An ethical dilemma is a debate between two alternatives, each of which is morally right. Many professional fields have standardized ethical codes that detail which things members of the profession are to prioritize when making ethical decisions. The American Nurses Association has such a code, but it does not overlap extensively with the field of bioethics.
Ethics in Nursing
Like many professional associations in the health care field, the American Nurses Association sets a formal, standardized code of ethics which nurses must follow. The code establishes six primary principles to help nurses resolve ethical dilemmas. These six principles define nurses' responsibilities as doing good, not doing harm, giving fair and equal care, respecting their patients' rights to make decisions, being honest and following through on their promises. The full code of ethics is an extension of these principles.
The field of bioethics addresses ethical issues that arise from modern medicine. Unlike the nurses' code of ethics, bioethics are largely still under discussion and are not determined by a nationally standardized document. Bioethical issues include such controversial topics as stem cell research, physician-assisted suicide, abortion, cloning and genetic modification. As medicine advances, new ethical dilemmas arise, and bioethics is the field of research and analysis addressing them. Questions addressing issues such as allocation of resources and whether doctors can force people to accept treatment also fall under the heading of bioethics.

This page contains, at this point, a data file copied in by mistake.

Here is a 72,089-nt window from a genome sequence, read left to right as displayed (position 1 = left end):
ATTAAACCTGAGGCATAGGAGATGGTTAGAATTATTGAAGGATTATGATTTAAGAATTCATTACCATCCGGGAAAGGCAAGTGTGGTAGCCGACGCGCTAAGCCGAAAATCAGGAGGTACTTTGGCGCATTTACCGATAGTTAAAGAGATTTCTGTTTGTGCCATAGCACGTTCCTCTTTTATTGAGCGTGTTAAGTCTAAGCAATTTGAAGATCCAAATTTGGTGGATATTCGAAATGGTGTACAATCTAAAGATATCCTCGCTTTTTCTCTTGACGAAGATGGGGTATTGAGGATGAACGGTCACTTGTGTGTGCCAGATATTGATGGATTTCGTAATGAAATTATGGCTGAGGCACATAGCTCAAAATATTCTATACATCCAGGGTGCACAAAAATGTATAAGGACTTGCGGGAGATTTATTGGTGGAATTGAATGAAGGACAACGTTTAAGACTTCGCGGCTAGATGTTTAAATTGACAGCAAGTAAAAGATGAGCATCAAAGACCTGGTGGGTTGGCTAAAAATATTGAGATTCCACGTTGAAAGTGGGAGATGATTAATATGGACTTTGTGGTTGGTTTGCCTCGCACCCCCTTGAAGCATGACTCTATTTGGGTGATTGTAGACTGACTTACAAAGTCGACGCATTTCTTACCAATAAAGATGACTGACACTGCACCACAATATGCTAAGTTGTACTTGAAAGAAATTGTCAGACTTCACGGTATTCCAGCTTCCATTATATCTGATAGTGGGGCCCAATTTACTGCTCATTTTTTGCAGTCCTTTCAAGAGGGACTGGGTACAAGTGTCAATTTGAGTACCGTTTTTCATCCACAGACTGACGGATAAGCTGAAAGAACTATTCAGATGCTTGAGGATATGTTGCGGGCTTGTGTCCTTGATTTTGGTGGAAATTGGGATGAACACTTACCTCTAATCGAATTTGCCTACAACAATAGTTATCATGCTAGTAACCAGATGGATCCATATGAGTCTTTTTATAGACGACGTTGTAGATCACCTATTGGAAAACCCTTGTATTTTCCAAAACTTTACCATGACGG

While most nurses do face bioethical issues on a daily basis, ethics in nursing is a separate subject. Bioethics deals with unresolved dilemmas that affect the entire medical community, often created by new technologies or research ideas. Ethics in nursing deals primarily with individual, personal dilemmas that stem from situations between a caregiver and his patients. A nurse is much less likely to need to know whether it is ethical to genetically modify a fetus, and much more likely to have to choose between obeying her religious doctrine or the wishes of the patient.
Bioethics and ethics in nursing overlap primarily in the area of advocacy. Nurses are responsible to advocate for their patients, help their patients understand the options available to them and mediate the patients' discussions regarding their courses of treatment. Bioethical considerations are often deeply complex and upsetting. Nurses have the ethical responsibility to give their patients the best treatment they can, assuming the patients agree to it, and sometimes the best course of treatment is not obvious. Nurses therefore must understand the bioethical issues their patients face and attempt to guide their patients to the medically and ethically best options.